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Immigrants turn Minnesota into a melting pot

Like most American towns, Willmar, Minn., has its general store and coffee shop, but nestled in between, the new face of Willmar — a Somali grocery, a Latino clothing store and a Mexican bakery. NBC's Kevin Tibbles reports.

At this year's Christmas pageant, Latino Lutherans invite local Catholics to join in — just another sign of how Willmar's varied cultures strive to include one another.

"Why is it working?" asks resident Idalia Leuze. "Because we have actually come together and have decided that this has to work."

Like most American towns, this one has its general store and coffee shop, but nestled in between, the new face of Willmar: a Somali grocery, a Latino clothing store, a Mexican bakery.

Mayor Les Heitke says there are 37 different ethnicities in his city of just 18,000 — 20 percent of the population.

"On Main Street you'll see all the northern Europeans, but you're also going to see East Africans, Somalis, Sudanese, people from Bosnia, people from the Pacific Rim, and they're in and amongst our community," he says.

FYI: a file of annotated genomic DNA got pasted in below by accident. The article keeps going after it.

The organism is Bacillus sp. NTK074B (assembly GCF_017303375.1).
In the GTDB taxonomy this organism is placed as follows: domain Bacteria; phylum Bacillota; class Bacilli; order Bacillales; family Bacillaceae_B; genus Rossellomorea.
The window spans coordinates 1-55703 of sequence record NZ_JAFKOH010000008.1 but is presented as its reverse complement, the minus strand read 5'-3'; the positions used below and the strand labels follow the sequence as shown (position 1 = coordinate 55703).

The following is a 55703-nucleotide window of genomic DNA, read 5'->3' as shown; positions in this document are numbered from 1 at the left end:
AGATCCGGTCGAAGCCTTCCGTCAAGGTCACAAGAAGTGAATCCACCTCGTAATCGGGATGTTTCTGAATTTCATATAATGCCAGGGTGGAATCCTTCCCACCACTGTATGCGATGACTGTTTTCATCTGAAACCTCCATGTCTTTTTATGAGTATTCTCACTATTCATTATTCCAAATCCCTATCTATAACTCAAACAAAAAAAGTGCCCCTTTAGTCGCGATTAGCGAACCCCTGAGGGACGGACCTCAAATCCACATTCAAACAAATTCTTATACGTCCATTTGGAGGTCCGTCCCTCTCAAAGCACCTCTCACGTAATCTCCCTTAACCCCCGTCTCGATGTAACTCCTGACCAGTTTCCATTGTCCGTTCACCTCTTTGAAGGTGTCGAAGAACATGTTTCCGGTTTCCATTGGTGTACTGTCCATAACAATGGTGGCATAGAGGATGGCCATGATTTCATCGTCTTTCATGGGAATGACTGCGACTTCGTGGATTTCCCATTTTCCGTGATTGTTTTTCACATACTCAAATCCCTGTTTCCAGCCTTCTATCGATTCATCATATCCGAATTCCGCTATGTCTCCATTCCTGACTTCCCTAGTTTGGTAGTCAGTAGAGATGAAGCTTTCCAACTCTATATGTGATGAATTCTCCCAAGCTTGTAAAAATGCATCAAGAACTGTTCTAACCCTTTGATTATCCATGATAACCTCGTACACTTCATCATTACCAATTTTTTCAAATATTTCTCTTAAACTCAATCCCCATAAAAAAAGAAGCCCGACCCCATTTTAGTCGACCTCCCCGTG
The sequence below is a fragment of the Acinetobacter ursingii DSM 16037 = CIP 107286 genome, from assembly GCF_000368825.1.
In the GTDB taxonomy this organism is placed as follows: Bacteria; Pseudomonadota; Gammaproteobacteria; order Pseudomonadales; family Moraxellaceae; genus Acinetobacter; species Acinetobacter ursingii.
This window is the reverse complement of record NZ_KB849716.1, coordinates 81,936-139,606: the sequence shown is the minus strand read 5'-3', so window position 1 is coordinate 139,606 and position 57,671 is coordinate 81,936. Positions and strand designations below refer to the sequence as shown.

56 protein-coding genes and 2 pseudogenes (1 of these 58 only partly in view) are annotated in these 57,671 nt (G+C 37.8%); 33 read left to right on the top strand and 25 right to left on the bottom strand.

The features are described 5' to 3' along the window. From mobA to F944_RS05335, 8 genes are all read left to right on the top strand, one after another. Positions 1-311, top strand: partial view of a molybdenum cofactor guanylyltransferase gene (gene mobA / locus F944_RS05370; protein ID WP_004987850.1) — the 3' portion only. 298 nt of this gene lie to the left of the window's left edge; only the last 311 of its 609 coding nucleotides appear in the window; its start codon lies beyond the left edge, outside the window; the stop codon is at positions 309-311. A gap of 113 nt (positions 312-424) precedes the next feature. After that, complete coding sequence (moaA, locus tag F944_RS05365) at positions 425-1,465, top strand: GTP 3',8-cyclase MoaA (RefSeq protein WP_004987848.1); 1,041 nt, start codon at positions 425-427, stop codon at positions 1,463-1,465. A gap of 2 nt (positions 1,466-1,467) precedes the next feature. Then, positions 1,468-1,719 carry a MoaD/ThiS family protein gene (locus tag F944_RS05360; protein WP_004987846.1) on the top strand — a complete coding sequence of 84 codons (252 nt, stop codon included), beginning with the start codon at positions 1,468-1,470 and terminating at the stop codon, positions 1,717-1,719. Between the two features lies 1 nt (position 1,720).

Many make a middle class wage at one of the two Jennie-O turkey plants in town, and pump as much as $80 million back into the local economy.

"They're finding out it's a good place to be," says Gregg Aamot, an Associated Press reporter and author of 'The New Minnesotans: Stories of Immigrants and Refugees.'

Aamot's own family came from Scandinavia a century ago. He says Willmar is welcoming, but wary of those here illegally.

"There are some folks who understand that illegal immigrants are here because they're looking for a better life, and they accept that," he says. "But there is a fair chunk of the population, as well, that wants to see immigration fair and rational, and they want everyone to be on a level playing field."

Local schools have had to adapt — most employ interpreters to help the nearly one-third of students who come from immigrant families.

"The biggest problem is the communication, the language barrier, not being able to communicate your needs or your wants, anything, right away to people," says Leuze, who works as the executive director of the West Central Integration Collaborative Consortium of School Districts. "But we've done a wonderful job at that."  

"I started in second grade and I had never seen a white person before, so it was a little different," says Willmar High School senior Abdi Awle.

Runners of Somali heritage catapulted the cross country team to win the state championship two years in a row.

"These are Willmar kids, that's what they are, they're Willmar kids," says coach Jerry Popp.

"It's an All-American city, it just looks different than the All-American city of 1950," says Aamot. "It's a good thing."

A helping hand in the heart of middle America to newcomers from the four corners of the world.